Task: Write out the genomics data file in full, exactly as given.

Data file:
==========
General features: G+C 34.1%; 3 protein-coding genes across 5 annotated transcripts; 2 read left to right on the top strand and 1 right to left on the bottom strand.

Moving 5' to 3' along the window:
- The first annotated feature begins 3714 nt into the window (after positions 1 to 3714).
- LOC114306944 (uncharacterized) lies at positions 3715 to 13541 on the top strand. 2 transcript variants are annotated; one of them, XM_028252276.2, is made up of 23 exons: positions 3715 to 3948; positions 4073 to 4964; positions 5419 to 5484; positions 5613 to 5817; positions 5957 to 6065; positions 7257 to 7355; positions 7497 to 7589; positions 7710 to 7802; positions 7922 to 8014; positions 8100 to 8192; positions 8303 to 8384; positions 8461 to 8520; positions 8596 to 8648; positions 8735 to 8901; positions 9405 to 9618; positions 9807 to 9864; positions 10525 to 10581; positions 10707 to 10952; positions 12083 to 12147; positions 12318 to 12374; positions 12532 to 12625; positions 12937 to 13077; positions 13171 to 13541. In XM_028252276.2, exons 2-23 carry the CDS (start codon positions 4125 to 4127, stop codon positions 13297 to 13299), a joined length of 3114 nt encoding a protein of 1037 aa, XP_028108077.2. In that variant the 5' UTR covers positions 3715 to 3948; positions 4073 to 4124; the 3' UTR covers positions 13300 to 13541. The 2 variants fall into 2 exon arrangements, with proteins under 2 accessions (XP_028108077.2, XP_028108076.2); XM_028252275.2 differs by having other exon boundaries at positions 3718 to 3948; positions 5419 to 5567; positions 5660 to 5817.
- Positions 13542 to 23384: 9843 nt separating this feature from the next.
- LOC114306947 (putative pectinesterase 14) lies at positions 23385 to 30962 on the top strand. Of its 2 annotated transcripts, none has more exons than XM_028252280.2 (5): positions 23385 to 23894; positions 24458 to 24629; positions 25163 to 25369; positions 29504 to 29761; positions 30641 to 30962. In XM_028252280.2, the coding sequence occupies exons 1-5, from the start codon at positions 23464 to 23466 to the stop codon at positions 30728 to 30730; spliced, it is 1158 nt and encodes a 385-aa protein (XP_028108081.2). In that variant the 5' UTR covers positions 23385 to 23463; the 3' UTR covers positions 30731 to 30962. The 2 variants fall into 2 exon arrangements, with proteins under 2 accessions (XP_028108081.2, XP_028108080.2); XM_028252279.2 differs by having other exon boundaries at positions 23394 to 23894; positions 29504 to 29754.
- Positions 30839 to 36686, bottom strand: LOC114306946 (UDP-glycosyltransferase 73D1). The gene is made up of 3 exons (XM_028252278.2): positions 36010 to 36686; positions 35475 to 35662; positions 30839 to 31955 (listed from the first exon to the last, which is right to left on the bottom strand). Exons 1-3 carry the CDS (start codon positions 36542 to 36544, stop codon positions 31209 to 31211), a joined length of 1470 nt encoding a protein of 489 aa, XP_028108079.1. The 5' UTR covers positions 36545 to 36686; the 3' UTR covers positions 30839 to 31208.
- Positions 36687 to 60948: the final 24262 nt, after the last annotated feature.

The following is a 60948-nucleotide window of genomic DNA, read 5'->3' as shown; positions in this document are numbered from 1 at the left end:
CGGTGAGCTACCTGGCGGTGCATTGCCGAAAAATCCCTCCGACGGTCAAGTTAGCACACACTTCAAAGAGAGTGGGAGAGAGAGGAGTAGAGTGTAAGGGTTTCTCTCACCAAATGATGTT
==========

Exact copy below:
General features: G+C 34.1%; 3 protein-coding genes across 5 annotated transcripts; 2 read left to right on the top strand and 1 right to left on the bottom strand.

Moving 5' to 3' along the window:
- The first annotated feature begins 3714 nt into the window (after positions 1 to 3714).
- LOC114306944 (uncharacterized) lies at positions 3715 to 13541 on the top strand. 2 transcript variants are annotated; one of them, XM_028252276.2, is made up of 23 exons: positions 3715 to 3948; positions 4073 to 4964; positions 5419 to 5484; positions 5613 to 5817; positions 5957 to 6065; positions 7257 to 7355; positions 7497 to 7589; positions 7710 to 7802; positions 7922 to 8014; positions 8100 to 8192; positions 8303 to 8384; positions 8461 to 8520; positions 8596 to 8648; positions 8735 to 8901; positions 9405 to 9618; positions 9807 to 9864; positions 10525 to 10581; positions 10707 to 10952; positions 12083 to 12147; positions 12318 to 12374; positions 12532 to 12625; positions 12937 to 13077; positions 13171 to 13541. In XM_028252276.2, exons 2-23 carry the CDS (start codon positions 4125 to 4127, stop codon positions 13297 to 13299), a joined length of 3114 nt encoding a protein of 1037 aa, XP_028108077.2. In that variant the 5' UTR covers positions 3715 to 3948; positions 4073 to 4124; the 3' UTR covers positions 13300 to 13541. The 2 variants fall into 2 exon arrangements, with proteins under 2 accessions (XP_028108077.2, XP_028108076.2); XM_028252275.2 differs by having other exon boundaries at positions 3718 to 3948; positions 5419 to 5567; positions 5660 to 5817.
- Positions 13542 to 23384: 9843 nt separating this feature from the next.
- LOC114306947 (putative pectinesterase 14) lies at positions 23385 to 30962 on the top strand. Of its 2 annotated transcripts, none has more exons than XM_028252280.2 (5): positions 23385 to 23894; positions 24458 to 24629; positions 25163 to 25369; positions 29504 to 29761; positions 30641 to 30962. In XM_028252280.2, the coding sequence occupies exons 1-5, from the start codon at positions 23464 to 23466 to the stop codon at positions 30728 to 30730; spliced, it is 1158 nt and encodes a 385-aa protein (XP_028108081.2). In that variant the 5' UTR covers positions 23385 to 23463; the 3' UTR covers positions 30731 to 30962. The 2 variants fall into 2 exon arrangements, with proteins under 2 accessions (XP_028108081.2, XP_028108080.2); XM_028252279.2 differs by having other exon boundaries at positions 23394 to 23894; positions 29504 to 29754.
- Positions 30839 to 36686, bottom strand: LOC114306946 (UDP-glycosyltransferase 73D1). The gene is made up of 3 exons (XM_028252278.2): positions 36010 to 36686; positions 35475 to 35662; positions 30839 to 31955 (listed from the first exon to the last, which is right to left on the bottom strand). Exons 1-3 carry the CDS (start codon positions 36542 to 36544, stop codon positions 31209 to 31211), a joined length of 1470 nt encoding a protein of 489 aa, XP_028108079.1. The 5' UTR covers positions 36545 to 36686; the 3' UTR covers positions 30839 to 31208.
- Positions 36687 to 60948: the final 24262 nt, after the last annotated feature.

The following is a 60948-nucleotide window of genomic DNA, read 5'->3' as shown; positions in this document are numbered from 1 at the left end:
CGGTGAGCTACCTGGCGGTGCATTGCCGAAAAATCCCTCCGACGGTCAAGTTAGCACACACTTCAAAGAGAGTGGGAGAGAGAGGAGTAGAGTGTAAGGGTTTCTCTCACCAAATGATGTT